In the jagged hinterland of Istria, hilltop villages rear up like rocky atolls amid the greens of oak, acacia and pine forest. From the one I’m on right now, I can look across to the town of Motovun opposite. At sunrise its medieval roofs seem to float like a cloud city on the dawn mist filling the valley. In the early evenings, as the breeze on my own hilltop picks up, bamboo lamps and festoon lighting swing to and fro, and the chase of shadows begins on the lime-painted walls of the Vinella Estate.
I grew up amid the streets of Zagreb, Croatia’s capital – and live there now, after many years abroad – but have always been drawn to Istria, the north-western peninsula that dangles into the Adriatic just below Trieste. The rest of the country tend to regard Istrijani as people who are doing their own thing, more open-minded perhaps, a little more forward-thinking. This is a region that holds many personal memories, and legends that still have the power to fascinate. When I was a child, we visited our cousins by the sea in Rovinj, a harbourside citadel once ruled by Venice, and my brother tells stories about summers spent at music camp in artistically minded Grožnjan, another of those hilltop villages.
The interior has always been considered a poor relation to the coast but it has a deeper appeal, not only for the sheer spectacle of its rock-and-forest patina, but also for its mystic ley lines and ancient stone circles – I know one near Bale that catches your voice in a strange, eerie way – and the leave-it-all-behind dropouts who have crafted alternative ways of living deep in the trees. In a small way, there are parallels with Arizona’s new-agey Sedona. Istria has a similar hold on Munich-born Andreas Dussmann, who first came here in 2001 and loved the countryside so much that he moved to the old town of Motovun for 10 years with his Ethiopian-born girlfriend Betty, now his wife. He turned ruins into elegant villas for an international clientele and watched as the local food scene grew in confidence, fuelled by a fresh wave of restaurants, winemakers and olive-oil producers. ‘There’s an Umbrian-style rusticity to it,’ says Andreas. ‘You still have a traditional sense of hospitality, of opening doors to strangers. Compared to the coast, there’s more natural drama – particularly along the Mirna river valley. And I find the people who make their way here tend to be more interesting and independent than those who stick to the seaside towns.’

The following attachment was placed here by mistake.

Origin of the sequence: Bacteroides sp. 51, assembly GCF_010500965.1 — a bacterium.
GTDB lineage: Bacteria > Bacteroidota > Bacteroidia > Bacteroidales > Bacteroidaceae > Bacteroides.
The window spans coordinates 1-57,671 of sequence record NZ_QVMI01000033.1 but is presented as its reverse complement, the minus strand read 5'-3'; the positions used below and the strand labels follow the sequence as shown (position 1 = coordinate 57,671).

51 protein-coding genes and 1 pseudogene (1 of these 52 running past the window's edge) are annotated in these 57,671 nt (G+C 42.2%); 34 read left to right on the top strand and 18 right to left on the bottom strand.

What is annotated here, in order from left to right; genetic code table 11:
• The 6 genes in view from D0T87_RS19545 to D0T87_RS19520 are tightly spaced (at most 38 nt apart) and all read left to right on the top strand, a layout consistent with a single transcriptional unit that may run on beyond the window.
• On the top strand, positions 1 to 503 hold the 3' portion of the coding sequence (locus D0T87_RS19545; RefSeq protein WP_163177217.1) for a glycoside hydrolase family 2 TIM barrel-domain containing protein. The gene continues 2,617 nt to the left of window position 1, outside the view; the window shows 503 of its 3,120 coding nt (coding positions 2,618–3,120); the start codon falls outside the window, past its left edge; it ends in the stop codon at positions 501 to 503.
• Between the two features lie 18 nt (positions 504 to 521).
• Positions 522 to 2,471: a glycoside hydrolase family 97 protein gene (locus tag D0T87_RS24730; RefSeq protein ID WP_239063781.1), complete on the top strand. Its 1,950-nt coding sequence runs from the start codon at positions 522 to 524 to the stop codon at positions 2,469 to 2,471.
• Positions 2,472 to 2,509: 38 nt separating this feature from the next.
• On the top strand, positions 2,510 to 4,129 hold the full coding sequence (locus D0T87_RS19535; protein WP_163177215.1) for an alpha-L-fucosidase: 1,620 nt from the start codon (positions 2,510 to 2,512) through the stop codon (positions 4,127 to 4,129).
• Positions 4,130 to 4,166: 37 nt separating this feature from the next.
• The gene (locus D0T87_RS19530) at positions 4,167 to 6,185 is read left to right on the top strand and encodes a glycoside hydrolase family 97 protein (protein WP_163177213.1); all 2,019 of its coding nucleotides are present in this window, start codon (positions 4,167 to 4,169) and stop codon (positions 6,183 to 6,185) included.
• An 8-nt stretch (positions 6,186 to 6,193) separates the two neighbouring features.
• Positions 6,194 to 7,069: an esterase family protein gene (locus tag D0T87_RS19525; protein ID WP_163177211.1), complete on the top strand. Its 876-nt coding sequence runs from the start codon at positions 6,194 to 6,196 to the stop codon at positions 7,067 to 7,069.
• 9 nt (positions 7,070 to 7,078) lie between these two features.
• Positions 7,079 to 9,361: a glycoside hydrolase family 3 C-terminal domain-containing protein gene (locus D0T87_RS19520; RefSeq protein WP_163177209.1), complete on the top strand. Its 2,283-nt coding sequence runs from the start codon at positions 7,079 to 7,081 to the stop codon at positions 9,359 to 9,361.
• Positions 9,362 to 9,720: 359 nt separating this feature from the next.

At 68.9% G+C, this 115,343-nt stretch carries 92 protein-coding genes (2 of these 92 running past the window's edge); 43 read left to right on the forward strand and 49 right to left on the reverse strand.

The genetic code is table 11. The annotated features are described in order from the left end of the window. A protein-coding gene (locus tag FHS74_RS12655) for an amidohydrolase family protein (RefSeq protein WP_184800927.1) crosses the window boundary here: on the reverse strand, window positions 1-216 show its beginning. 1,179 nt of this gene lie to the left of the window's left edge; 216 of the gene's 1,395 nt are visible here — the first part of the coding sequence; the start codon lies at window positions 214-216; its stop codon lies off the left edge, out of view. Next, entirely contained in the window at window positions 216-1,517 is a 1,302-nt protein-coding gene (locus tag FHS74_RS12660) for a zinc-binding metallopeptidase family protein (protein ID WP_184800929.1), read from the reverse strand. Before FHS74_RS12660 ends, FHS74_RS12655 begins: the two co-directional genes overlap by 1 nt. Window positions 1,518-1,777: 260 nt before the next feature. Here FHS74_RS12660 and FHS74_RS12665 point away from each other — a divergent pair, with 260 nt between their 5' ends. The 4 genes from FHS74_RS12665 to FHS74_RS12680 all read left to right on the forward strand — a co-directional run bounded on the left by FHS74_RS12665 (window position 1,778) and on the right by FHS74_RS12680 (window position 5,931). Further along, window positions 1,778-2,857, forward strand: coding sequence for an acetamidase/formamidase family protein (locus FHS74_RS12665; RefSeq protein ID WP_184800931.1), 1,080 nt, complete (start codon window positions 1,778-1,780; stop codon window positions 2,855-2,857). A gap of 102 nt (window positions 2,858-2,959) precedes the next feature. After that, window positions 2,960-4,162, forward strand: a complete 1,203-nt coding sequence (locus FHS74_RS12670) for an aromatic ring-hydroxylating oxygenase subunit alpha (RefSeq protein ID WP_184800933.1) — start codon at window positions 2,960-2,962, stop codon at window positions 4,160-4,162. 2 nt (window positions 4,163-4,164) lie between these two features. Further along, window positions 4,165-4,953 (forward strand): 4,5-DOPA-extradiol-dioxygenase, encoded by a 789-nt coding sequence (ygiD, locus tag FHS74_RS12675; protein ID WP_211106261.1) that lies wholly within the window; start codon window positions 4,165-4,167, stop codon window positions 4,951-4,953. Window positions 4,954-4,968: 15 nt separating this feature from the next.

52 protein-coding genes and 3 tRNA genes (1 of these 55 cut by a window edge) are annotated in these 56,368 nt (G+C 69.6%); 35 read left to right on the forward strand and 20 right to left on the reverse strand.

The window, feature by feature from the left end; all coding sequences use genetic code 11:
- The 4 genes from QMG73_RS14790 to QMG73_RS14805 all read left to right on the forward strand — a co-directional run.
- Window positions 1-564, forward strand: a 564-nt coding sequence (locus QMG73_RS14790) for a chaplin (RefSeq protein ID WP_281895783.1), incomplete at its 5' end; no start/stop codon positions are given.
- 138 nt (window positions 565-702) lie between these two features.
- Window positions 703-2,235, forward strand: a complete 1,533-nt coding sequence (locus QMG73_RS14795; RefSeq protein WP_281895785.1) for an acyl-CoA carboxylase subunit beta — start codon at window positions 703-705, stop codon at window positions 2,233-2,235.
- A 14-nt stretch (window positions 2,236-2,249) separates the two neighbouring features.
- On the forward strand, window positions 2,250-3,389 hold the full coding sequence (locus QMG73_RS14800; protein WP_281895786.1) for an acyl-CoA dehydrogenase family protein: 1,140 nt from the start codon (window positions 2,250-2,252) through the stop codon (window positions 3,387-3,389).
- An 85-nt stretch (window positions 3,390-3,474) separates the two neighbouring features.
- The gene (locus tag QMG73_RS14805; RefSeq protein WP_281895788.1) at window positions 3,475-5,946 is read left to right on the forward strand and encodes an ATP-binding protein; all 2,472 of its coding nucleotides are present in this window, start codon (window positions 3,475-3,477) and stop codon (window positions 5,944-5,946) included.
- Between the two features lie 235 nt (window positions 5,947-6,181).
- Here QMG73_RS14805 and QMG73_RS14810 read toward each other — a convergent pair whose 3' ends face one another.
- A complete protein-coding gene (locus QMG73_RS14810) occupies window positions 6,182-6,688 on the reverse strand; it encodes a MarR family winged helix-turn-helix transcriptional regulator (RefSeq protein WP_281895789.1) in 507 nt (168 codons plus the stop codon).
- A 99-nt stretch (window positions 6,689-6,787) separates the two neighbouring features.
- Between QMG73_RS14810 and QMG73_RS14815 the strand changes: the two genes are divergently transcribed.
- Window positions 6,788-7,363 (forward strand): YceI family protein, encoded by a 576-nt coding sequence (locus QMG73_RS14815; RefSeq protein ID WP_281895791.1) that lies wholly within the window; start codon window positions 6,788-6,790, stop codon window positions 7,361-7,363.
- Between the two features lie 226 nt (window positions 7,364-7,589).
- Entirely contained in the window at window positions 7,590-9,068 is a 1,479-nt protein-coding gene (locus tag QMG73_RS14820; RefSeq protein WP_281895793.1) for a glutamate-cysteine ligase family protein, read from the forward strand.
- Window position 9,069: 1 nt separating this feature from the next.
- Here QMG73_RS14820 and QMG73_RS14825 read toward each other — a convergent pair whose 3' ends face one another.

The couple eventually moved back to Munich for their oldest son to start school – Henry is now six, his brother Louis four – but the family still spend summers in Istria, staying at their waterfront palazzo in Rovinj and here on the hillside. The Vinella Estate came about after a trip in 2018, when Andreas found an abandoned hamlet between Motovun and the village of Kaldir which turned out to be one of the largest private plots in Istria – nearly 15 acres of overgrown terrain around a derelict farmhouse. During and after World War II, many Italian families living in the region moved out, leaving behind country estates and villages that still stand empty and forlorn – little ghost towns with hollow-eyed, crumbling buildings. When it comes to land ownership, Istria is like an intricate puzzle, with many families co-owning tiny parcels. To find clear-titled acreage is quite a stroke of luck and even then, there’s a lot of unpicking. It took Andreas many months and negotiations with six different owners before he could buy the estate.